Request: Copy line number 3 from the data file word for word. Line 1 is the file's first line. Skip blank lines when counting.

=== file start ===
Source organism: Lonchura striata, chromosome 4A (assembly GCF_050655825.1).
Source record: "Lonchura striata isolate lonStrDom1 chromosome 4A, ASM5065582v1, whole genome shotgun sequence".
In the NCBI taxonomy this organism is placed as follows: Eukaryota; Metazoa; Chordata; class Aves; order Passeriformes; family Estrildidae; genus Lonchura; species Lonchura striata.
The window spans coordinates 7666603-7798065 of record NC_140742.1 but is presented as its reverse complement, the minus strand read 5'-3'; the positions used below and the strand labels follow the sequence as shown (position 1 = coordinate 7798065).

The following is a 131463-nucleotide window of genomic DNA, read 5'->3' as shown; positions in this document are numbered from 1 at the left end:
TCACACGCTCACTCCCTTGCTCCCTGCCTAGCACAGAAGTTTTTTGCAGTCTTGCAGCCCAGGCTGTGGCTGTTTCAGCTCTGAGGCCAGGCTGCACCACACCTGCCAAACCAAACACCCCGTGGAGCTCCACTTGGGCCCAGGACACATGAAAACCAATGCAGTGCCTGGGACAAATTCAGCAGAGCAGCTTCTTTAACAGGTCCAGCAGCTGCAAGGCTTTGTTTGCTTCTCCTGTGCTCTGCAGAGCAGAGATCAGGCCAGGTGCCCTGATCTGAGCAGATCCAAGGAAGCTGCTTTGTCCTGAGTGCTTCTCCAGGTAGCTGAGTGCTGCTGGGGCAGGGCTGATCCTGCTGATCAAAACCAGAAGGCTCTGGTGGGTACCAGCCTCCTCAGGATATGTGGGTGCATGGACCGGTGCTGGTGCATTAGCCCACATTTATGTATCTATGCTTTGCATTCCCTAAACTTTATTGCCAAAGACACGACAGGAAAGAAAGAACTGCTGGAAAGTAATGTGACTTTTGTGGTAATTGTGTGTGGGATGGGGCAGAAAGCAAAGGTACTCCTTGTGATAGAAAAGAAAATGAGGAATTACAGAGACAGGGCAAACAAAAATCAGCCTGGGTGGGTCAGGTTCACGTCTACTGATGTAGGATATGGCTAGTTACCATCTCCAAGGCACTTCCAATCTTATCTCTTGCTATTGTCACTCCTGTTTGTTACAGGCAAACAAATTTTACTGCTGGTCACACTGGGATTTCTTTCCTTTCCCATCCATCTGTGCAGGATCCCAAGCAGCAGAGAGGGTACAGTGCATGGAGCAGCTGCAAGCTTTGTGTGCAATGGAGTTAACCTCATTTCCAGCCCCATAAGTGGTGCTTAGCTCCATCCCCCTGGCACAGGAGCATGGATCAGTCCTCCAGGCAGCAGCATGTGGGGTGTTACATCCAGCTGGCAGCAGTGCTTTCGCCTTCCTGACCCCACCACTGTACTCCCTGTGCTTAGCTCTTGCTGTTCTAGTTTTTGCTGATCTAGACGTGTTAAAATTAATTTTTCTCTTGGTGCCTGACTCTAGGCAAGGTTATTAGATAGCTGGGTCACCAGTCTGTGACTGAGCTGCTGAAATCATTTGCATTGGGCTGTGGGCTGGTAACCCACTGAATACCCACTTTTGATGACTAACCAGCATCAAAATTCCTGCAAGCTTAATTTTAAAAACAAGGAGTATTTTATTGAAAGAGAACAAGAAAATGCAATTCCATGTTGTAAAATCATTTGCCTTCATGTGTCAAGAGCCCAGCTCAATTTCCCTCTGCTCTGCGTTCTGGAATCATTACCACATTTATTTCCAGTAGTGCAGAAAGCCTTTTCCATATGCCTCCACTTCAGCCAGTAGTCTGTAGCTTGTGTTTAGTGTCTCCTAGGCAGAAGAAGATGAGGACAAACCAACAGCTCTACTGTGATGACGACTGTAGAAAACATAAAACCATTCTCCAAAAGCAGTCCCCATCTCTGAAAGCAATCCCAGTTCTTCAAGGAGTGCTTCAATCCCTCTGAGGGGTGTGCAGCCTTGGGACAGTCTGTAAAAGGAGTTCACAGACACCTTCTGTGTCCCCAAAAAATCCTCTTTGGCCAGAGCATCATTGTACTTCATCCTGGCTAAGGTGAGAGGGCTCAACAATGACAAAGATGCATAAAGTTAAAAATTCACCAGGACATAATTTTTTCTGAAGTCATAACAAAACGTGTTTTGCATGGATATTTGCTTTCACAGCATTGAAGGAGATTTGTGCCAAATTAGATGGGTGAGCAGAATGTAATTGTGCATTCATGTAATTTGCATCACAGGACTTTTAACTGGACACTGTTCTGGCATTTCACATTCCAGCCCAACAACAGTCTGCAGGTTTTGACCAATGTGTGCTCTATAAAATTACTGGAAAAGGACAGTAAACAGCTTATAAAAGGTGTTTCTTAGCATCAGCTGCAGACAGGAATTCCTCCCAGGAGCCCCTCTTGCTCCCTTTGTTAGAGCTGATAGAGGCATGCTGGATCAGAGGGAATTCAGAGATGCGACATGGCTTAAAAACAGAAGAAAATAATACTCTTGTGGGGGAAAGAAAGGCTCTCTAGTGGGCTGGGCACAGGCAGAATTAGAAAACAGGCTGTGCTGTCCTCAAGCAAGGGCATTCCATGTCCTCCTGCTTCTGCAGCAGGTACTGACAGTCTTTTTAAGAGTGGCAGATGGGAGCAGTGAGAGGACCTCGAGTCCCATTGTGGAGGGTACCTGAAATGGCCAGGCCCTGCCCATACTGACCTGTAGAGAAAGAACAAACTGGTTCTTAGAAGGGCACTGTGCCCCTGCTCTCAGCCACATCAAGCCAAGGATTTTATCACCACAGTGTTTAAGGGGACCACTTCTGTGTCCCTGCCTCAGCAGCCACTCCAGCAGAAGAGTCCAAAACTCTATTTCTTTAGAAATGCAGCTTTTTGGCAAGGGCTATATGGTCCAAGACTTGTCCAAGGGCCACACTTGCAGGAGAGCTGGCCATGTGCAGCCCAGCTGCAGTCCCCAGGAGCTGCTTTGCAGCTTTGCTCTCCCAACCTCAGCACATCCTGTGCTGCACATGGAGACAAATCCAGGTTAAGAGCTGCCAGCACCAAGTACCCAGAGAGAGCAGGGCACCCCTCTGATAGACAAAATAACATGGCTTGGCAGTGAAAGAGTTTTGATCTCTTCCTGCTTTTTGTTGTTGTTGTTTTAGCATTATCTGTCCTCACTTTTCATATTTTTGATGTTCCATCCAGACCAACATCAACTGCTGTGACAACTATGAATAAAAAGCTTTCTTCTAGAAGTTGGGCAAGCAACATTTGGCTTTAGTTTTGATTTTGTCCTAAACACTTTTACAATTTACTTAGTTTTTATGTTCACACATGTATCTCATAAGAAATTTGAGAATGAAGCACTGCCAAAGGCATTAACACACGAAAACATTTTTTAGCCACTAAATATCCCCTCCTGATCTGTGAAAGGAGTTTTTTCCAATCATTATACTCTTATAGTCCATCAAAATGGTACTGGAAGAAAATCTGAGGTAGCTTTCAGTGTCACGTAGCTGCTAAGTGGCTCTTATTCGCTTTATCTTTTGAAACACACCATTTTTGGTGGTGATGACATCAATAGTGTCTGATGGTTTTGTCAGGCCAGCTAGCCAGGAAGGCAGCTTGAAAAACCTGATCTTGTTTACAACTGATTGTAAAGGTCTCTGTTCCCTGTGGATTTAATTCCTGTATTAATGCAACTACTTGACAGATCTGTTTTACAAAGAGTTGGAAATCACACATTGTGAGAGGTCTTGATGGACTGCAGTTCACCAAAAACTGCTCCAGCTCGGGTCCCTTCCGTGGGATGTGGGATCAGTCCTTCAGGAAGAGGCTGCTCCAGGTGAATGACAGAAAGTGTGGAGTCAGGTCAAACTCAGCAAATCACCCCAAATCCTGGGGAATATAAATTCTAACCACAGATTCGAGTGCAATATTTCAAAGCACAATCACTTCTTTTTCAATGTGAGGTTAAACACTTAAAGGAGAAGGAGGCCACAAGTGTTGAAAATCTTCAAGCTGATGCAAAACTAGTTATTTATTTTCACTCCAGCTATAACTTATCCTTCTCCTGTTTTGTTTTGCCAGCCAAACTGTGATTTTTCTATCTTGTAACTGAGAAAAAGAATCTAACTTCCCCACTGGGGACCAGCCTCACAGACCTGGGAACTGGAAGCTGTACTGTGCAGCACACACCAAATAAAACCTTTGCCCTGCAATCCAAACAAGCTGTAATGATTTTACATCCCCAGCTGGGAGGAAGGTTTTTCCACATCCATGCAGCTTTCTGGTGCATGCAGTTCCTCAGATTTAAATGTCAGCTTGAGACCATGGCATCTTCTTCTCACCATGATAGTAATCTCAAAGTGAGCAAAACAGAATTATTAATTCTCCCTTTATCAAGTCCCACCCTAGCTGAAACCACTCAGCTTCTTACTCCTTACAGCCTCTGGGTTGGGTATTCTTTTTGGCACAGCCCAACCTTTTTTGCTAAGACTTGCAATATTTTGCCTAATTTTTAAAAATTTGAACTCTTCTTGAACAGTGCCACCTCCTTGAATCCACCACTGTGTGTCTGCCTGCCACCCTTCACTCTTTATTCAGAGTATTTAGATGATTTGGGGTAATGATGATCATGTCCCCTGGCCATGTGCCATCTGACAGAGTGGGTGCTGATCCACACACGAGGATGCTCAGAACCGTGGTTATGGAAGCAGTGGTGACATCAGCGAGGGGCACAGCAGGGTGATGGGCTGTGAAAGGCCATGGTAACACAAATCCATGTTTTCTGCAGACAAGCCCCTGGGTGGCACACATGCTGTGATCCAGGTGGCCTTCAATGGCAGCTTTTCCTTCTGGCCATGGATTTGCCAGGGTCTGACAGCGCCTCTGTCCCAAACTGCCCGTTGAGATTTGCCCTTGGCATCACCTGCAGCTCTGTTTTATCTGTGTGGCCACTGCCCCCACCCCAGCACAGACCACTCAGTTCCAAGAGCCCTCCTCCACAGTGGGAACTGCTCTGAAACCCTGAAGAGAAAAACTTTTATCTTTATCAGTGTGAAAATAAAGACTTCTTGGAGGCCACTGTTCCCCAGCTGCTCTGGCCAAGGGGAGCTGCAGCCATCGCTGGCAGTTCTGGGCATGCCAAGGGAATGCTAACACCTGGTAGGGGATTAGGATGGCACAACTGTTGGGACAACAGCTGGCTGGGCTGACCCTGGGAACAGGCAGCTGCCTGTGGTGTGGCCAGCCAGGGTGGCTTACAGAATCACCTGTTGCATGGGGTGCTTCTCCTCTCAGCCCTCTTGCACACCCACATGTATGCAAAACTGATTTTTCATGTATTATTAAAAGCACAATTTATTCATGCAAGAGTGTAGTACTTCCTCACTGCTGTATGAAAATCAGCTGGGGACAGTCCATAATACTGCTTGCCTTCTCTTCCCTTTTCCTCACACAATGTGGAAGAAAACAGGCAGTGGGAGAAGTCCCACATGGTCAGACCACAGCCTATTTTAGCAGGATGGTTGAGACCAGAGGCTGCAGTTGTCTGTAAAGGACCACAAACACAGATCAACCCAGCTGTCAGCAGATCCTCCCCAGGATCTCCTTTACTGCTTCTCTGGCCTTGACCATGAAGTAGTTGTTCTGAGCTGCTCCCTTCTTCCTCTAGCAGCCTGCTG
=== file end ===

In the NCBI taxonomy this organism is placed as follows: Eukaryota; Metazoa; Chordata; class Aves; order Passeriformes; family Estrildidae; genus Lonchura; species Lonchura striata.